Henosis

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Henosis (Ancient Greek: ἕνωσις) is the classical Greek word for mystical "oneness", "union" or "unity." In Platonism, and especially Neoplatonism, the goal of henosis is union with what is fundamental in reality: the One (Τὸ Ἕν), the Source, or Monad.[1] The Neoplatonic concept has precedents in the Greek mystery religions[2] as well as parallels in Eastern philosophy.[3] It is further developed in the Corpus Hermeticum, in Christian theology, Alevism, soteriology and mysticism, and is an important factor in the historical development of monotheism during Late Antiquity.

Etymology

The term is relatively common in classical texts, and has the meaning of "union" or "unity".[note 1]

Process of unification

Henosis, or primordial unity, is rational and deterministic, emanating from indeterminism an uncaused cause. Each individual as a microcosm reflects the gradual ordering of the universe referred to as the macrocosm. In mimicking the demiurge (divine mind), one unites with The One or Monad. Thus the process of unification, of "The Being" and "The One," is called henosis, the culmination of which is deification.[citation needed]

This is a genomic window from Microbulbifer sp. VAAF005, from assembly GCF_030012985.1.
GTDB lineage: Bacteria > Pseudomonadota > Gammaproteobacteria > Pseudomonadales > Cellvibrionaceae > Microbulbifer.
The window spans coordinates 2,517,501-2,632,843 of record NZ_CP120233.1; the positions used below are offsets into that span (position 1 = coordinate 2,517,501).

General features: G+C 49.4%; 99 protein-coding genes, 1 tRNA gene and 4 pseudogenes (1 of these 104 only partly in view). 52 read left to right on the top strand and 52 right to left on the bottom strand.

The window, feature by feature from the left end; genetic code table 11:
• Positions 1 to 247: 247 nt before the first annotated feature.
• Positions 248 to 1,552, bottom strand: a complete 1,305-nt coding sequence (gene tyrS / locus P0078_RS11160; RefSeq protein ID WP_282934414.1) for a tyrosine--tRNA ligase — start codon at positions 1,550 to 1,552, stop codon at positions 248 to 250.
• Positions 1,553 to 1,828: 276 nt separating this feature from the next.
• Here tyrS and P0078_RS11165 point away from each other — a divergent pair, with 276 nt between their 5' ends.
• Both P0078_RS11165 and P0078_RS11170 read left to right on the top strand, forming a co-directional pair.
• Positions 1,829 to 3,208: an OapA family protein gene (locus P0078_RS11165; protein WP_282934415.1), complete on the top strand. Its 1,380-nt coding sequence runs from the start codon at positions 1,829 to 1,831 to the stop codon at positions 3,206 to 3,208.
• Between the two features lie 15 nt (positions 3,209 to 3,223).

Plotinus

Henosis for Plotinus (204/5–270 CE) was defined in his works as a reversing of the ontological process of consciousness via meditation (in the Western mind to uncontemplate) toward no thought (nous or demiurge) and no division (dyad) within the individual (being). As is specified in the writings of Plotinus on Henology,[note 2] one can reach a tabula rasa, a blank state where the individual may grasp or merge with The One. This absolute simplicity means that the nous or the person is then dissolved, completely absorbed back into the Monad.